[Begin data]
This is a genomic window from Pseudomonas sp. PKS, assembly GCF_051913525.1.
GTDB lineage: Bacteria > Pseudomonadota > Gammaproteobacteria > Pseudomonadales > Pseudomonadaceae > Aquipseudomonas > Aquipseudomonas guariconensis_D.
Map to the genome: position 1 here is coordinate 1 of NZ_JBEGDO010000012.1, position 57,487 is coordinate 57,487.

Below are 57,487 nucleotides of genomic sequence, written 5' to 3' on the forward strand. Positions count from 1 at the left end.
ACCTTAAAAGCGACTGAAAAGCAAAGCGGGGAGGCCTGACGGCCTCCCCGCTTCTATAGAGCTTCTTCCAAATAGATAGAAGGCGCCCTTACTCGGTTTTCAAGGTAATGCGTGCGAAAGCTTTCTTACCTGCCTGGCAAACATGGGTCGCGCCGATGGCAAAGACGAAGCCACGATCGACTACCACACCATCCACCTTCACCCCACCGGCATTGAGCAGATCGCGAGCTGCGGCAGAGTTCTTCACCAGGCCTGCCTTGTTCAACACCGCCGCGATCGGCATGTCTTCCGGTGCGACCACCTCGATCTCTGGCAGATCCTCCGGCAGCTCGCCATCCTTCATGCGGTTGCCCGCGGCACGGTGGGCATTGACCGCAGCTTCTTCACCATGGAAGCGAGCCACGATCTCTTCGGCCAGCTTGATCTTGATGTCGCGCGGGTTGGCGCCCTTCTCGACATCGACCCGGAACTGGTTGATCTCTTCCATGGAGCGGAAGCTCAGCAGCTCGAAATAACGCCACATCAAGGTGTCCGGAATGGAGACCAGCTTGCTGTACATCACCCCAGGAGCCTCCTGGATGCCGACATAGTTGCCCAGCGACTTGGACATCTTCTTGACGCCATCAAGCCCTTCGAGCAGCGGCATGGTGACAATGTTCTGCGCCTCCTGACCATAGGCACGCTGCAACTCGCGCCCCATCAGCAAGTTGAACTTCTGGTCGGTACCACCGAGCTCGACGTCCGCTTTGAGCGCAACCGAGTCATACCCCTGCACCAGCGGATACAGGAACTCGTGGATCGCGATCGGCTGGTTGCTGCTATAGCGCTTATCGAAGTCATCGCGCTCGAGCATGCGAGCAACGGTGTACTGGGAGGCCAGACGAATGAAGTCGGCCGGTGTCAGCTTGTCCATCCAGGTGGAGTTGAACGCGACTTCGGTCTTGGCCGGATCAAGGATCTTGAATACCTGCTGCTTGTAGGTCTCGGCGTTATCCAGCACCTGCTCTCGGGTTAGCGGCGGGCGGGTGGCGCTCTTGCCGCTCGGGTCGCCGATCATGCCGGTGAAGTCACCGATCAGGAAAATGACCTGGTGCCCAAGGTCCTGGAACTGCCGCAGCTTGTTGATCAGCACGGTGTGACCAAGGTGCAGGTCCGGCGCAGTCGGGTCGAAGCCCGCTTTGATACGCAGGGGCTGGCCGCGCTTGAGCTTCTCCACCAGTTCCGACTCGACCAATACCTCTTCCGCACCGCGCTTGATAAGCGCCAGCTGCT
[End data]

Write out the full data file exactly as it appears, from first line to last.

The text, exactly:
This is a genomic window from Pseudomonas sp. PKS, assembly GCF_051913525.1.
GTDB lineage: Bacteria > Pseudomonadota > Gammaproteobacteria > Pseudomonadales > Pseudomonadaceae > Aquipseudomonas > Aquipseudomonas guariconensis_D.
Map to the genome: position 1 here is coordinate 1 of NZ_JBEGDO010000012.1, position 57,487 is coordinate 57,487.

Below are 57,487 nucleotides of genomic sequence, written 5' to 3' on the forward strand. Positions count from 1 at the left end.
ACCTTAAAAGCGACTGAAAAGCAAAGCGGGGAGGCCTGACGGCCTCCCCGCTTCTATAGAGCTTCTTCCAAATAGATAGAAGGCGCCCTTACTCGGTTTTCAAGGTAATGCGTGCGAAAGCTTTCTTACCTGCCTGGCAAACATGGGTCGCGCCGATGGCAAAGACGAAGCCACGATCGACTACCACACCATCCACCTTCACCCCACCGGCATTGAGCAGATCGCGAGCTGCGGCAGAGTTCTTCACCAGGCCTGCCTTGTTCAACACCGCCGCGATCGGCATGTCTTCCGGTGCGACCACCTCGATCTCTGGCAGATCCTCCGGCAGCTCGCCATCCTTCATGCGGTTGCCCGCGGCACGGTGGGCATTGACCGCAGCTTCTTCACCATGGAAGCGAGCCACGATCTCTTCGGCCAGCTTGATCTTGATGTCGCGCGGGTTGGCGCCCTTCTCGACATCGACCCGGAACTGGTTGATCTCTTCCATGGAGCGGAAGCTCAGCAGCTCGAAATAACGCCACATCAAGGTGTCCGGAATGGAGACCAGCTTGCTGTACATCACCCCAGGAGCCTCCTGGATGCCGACATAGTTGCCCAGCGACTTGGACATCTTCTTGACGCCATCAAGCCCTTCGAGCAGCGGCATGGTGACAATGTTCTGCGCCTCCTGACCATAGGCACGCTGCAACTCGCGCCCCATCAGCAAGTTGAACTTCTGGTCGGTACCACCGAGCTCGACGTCCGCTTTGAGCGCAACCGAGTCATACCCCTGCACCAGCGGATACAGGAACTCGTGGATCGCGATCGGCTGGTTGCTGCTATAGCGCTTATCGAAGTCATCGCGCTCGAGCATGCGAGCAACGGTGTACTGGGAGGCCAGACGAATGAAGTCGGCCGGTGTCAGCTTGTCCATCCAGGTGGAGTTGAACGCGACTTCGGTCTTGGCCGGATCAAGGATCTTGAATACCTGCTGCTTGTAGGTCTCGGCGTTATCCAGCACCTGCTCTCGGGTTAGCGGCGGGCGGGTGGCGCTCTTGCCGCTCGGGTCGCCGATCATGCCGGTGAAGTCACCGATCAGGAAAATGACCTGGTGCCCAAGGTCCTGGAACTGCCGCAGCTTGTTGATCAGCACGGTGTGACCAAGGTGCAGGTCCGGCGCAGTCGGGTCGAAGCCCGCTTTGATACGCAGGGGCTGGCCGCGCTTGAGCTTCTCCACCAGTTCCGACTCGACCAATACCTCTTCCGCACCGCGCTTGATAAGCGCCAGCTGCT